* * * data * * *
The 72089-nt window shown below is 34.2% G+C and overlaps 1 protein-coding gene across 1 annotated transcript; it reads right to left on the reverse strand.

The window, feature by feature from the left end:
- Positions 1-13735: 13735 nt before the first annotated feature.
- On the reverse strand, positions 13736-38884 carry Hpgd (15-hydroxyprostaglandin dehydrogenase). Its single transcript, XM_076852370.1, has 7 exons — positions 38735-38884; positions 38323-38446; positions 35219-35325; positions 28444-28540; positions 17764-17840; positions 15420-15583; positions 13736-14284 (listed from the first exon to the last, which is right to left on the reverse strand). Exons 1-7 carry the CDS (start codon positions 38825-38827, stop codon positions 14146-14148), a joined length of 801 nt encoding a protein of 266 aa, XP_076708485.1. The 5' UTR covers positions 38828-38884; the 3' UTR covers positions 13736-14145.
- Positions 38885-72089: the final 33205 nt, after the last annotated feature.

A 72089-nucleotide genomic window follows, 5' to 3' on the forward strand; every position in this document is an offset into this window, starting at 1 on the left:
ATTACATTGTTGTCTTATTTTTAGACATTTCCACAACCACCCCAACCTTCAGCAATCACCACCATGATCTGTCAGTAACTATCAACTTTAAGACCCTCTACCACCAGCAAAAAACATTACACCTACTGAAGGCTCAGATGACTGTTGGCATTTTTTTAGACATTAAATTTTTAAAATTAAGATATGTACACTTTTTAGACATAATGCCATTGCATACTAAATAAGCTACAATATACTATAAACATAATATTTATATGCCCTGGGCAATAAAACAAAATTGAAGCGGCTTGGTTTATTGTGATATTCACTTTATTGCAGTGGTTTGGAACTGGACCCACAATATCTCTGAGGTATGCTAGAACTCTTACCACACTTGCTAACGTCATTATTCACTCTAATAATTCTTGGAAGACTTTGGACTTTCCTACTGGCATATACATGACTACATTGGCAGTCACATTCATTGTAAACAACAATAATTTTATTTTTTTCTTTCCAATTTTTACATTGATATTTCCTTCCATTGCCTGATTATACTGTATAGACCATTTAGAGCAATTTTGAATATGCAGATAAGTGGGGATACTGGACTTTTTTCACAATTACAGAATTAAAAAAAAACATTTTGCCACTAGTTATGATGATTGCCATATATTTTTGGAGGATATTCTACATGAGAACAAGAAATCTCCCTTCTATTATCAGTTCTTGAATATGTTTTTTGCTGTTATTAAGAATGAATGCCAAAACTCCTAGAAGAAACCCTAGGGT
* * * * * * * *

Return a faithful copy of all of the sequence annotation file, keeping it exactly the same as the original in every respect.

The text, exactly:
The 72089-nt window shown below is 34.2% G+C and overlaps 1 protein-coding gene across 1 annotated transcript; it reads right to left on the reverse strand.

The window, feature by feature from the left end:
- Positions 1-13735: 13735 nt before the first annotated feature.
- On the reverse strand, positions 13736-38884 carry Hpgd (15-hydroxyprostaglandin dehydrogenase). Its single transcript, XM_076852370.1, has 7 exons — positions 38735-38884; positions 38323-38446; positions 35219-35325; positions 28444-28540; positions 17764-17840; positions 15420-15583; positions 13736-14284 (listed from the first exon to the last, which is right to left on the reverse strand). Exons 1-7 carry the CDS (start codon positions 38825-38827, stop codon positions 14146-14148), a joined length of 801 nt encoding a protein of 266 aa, XP_076708485.1. The 5' UTR covers positions 38828-38884; the 3' UTR covers positions 13736-14145.
- Positions 38885-72089: the final 33205 nt, after the last annotated feature.

A 72089-nucleotide genomic window follows, 5' to 3' on the forward strand; every position in this document is an offset into this window, starting at 1 on the left:
ATTACATTGTTGTCTTATTTTTAGACATTTCCACAACCACCCCAACCTTCAGCAATCACCACCATGATCTGTCAGTAACTATCAACTTTAAGACCCTCTACCACCAGCAAAAAACATTACACCTACTGAAGGCTCAGATGACTGTTGGCATTTTTTTAGACATTAAATTTTTAAAATTAAGATATGTACACTTTTTAGACATAATGCCATTGCATACTAAATAAGCTACAATATACTATAAACATAATATTTATATGCCCTGGGCAATAAAACAAAATTGAAGCGGCTTGGTTTATTGTGATATTCACTTTATTGCAGTGGTTTGGAACTGGACCCACAATATCTCTGAGGTATGCTAGAACTCTTACCACACTTGCTAACGTCATTATTCACTCTAATAATTCTTGGAAGACTTTGGACTTTCCTACTGGCATATACATGACTACATTGGCAGTCACATTCATTGTAAACAACAATAATTTTATTTTTTTCTTTCCAATTTTTACATTGATATTTCCTTCCATTGCCTGATTATACTGTATAGACCATTTAGAGCAATTTTGAATATGCAGATAAGTGGGGATACTGGACTTTTTTCACAATTACAGAATTAAAAAAAAACATTTTGCCACTAGTTATGATGATTGCCATATATTTTTGGAGGATATTCTACATGAGAACAAGAAATCTCCCTTCTATTATCAGTTCTTGAATATGTTTTTTGCTGTTATTAAGAATGAATGCCAAAACTCCTAGAAGAAACCCTAGGGT